Men feel this need to compete and feel like the best while on display across from someone. Women aren’t like that. We begin developing a more sophisticated sense of body language as young as five, so we love to sit across from one another and have access to all of that information. Men don’t develop that need or realize the power of it as much. They think listening is enough. So one of the pieces of advice I give men most often is to simply look at the women in their life more while they talk.
Hinckley: When couples come into Bestia, which is a chef-driven, “foodie” restaurant, you’d think they’d be coming in for the food or the experience. Not true. A lot of couples can’t seem to stop touching each other at the table.
I get it. I’m so in love with my boyfriend that I could just eat him up, but I’m also conscious of where I am and why I’m there. Some people won’t move their hands that are being held on top of the table when the food comes. From my perspective as a server it’s like, “Bitch, here is your food. You ordered it. Now move your hands so you can eat it.”
In terms of which is better — face-to-face or side-by-side — I think sitting next to each other is cute. It’s intimate. I’m down with that seating arrangement depending on the location and my current vibe. I’d say if you’re sitting across from each other, you’re more engaged in conversation. When sitting next to each other, your body proximity is closer so romantic vibes are there. The disadvantage for me is the eye line. I need eye contact sometimes to feel validated, and to literally feel seen. I don’t dig a wandering eye on anyone.
Penney: Sitting next to each other too soon can be a little presumptuous, but sometimes it just happens that way. I’ve had early or first dates that ended up really beautiful because of that. You can skip some of the eye-contact intensity and some of the small talk and move more into a space of wondering about how you feel with that person. For example, “Do I want to touch this person?”
Similarly, I’ve had a lot of early or first dates that were walks or hikes where face-to-face isn’t really an option, but you also don’t wanna be looking to the side the whole time. That said, sometimes a hand-hold just happens so beautifully and organically in that position. I love a moment like that.
Personally, though, I do prefer face-to-face for people I want to talk to a lot and get to know, so I can actually observe them and feel seen by them. Then, depending on the layout of the table, when you make an overture for physical contact, it can be really specific and intentional (or masked as an accident). Sometimes even while out with someone I’ve known for a long time, I find that I notice new things about them while sitting across from them, especially in moments they might not realize I’m looking. Those are often really pivotal moments for me in relationships, seeing how someone inhabits their body and just the innate beauty that comes from that uniqueness.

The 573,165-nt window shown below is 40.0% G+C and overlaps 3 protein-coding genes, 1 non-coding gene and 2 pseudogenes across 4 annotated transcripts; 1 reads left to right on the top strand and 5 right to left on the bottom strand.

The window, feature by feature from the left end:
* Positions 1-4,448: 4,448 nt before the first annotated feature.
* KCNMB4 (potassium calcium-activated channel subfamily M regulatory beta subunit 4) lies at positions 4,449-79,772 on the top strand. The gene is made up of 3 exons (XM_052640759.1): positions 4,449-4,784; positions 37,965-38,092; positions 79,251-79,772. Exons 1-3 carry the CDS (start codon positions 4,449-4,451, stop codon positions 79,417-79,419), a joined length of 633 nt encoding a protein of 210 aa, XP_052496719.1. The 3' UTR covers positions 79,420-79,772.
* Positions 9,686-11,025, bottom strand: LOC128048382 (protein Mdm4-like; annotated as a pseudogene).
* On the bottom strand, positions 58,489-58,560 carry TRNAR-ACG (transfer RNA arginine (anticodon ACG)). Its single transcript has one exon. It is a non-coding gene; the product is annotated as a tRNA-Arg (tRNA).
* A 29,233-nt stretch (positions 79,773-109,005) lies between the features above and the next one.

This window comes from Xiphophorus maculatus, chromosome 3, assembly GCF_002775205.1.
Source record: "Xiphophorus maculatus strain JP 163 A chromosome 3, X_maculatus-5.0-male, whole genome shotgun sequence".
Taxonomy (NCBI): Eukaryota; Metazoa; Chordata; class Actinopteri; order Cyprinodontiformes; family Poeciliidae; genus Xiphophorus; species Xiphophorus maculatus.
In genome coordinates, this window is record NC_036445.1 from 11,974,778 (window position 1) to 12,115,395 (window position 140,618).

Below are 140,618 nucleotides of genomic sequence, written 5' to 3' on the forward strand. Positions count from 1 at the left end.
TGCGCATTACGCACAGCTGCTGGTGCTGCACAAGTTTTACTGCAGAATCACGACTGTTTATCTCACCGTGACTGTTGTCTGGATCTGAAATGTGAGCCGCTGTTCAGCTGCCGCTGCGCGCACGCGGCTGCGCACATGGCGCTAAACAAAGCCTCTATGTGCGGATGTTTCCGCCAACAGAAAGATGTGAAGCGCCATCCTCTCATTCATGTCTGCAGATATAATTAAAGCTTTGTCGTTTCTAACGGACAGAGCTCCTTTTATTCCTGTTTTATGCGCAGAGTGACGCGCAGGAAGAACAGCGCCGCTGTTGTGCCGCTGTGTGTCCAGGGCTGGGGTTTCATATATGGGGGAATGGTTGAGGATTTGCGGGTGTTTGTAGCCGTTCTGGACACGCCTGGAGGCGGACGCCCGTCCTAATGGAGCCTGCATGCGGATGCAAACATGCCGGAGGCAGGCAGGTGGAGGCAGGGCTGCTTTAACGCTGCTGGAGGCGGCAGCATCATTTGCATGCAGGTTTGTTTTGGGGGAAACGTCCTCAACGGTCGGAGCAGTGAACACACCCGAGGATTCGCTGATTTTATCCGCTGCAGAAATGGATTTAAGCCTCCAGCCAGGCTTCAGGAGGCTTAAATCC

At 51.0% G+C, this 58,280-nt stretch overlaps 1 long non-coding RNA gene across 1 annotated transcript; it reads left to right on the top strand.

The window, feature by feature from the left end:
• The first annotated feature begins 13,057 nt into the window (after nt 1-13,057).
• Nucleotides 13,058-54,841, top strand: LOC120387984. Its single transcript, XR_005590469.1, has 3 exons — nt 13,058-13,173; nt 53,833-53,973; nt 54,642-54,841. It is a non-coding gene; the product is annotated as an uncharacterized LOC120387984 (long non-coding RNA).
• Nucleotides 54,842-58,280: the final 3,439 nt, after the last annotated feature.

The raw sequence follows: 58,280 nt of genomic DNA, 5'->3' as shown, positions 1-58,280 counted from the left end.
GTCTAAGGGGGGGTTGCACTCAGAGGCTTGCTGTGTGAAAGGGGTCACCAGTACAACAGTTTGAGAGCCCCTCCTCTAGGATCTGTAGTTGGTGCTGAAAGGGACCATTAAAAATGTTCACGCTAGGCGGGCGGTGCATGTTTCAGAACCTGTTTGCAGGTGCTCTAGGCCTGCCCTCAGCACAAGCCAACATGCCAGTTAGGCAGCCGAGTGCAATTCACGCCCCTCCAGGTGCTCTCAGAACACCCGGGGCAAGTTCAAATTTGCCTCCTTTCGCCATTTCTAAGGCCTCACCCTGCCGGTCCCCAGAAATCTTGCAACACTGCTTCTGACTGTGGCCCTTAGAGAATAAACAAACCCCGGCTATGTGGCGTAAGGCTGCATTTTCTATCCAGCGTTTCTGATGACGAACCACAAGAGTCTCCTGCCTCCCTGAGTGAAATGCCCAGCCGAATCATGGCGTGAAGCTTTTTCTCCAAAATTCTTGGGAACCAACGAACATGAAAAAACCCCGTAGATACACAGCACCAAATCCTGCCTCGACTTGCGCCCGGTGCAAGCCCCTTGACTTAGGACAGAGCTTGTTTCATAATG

People in general also don’t realize they’re not physically comfortable, although they might come off that way in conversation. I always try to position myself with my back to a wall so I can see the most, but also in a position where I can sit up straight with good posture, because I know as a yogi how much my posture affects my mood and almost everything going on within me, even moment to moment.
Karamyan: I’m very comfortable with physical contact, but I prefer sitting across from people on first dates to respect their boundaries and get a better sense of who they are by looking at them. Still, just because you start a date one way doesn’t mean you have to finish it that way. Last night I went on a first date with a guy I’d met before socially. We sat across from each other at first, but after we ordered our meals, I said, “You’re so far away.” They didn’t feel close enough. So they moved toward me, and we grazed legs until the main course arrived. That progression was natural and felt really good.
Johnson: I’m super touchy and sleep right next to you, if not on top of or below you, but I definitely prefer sitting across from one another while eating. I don’t feel comfortable eating side-by-side, bumping elbows and all that. That doesn’t mean I haven’t liked the times we’ve sat next to one another while eating, but I prefer having more space during the actual meal. I do like when you come next to me during desert. It’s different when we’re sharing sweets or just drinking coffee.
Finster: The way I sit next to my husband changes all the time, depending on my mood. Usually we sit across from one another so that we can talk. My husband is always busy with something around the house, so I appreciate the time we share while dining because it forces him to just sit and talk. I also get claustrophobic, especially if I’m feeling anxious or in a crowded space, so sitting across from each other is better for that. It’s fun when we do sit next to each other, but that’s more rare. I like holding hands. When I’m in a good mood and he’s not driving like an idiot, we hold hands while he drives, too.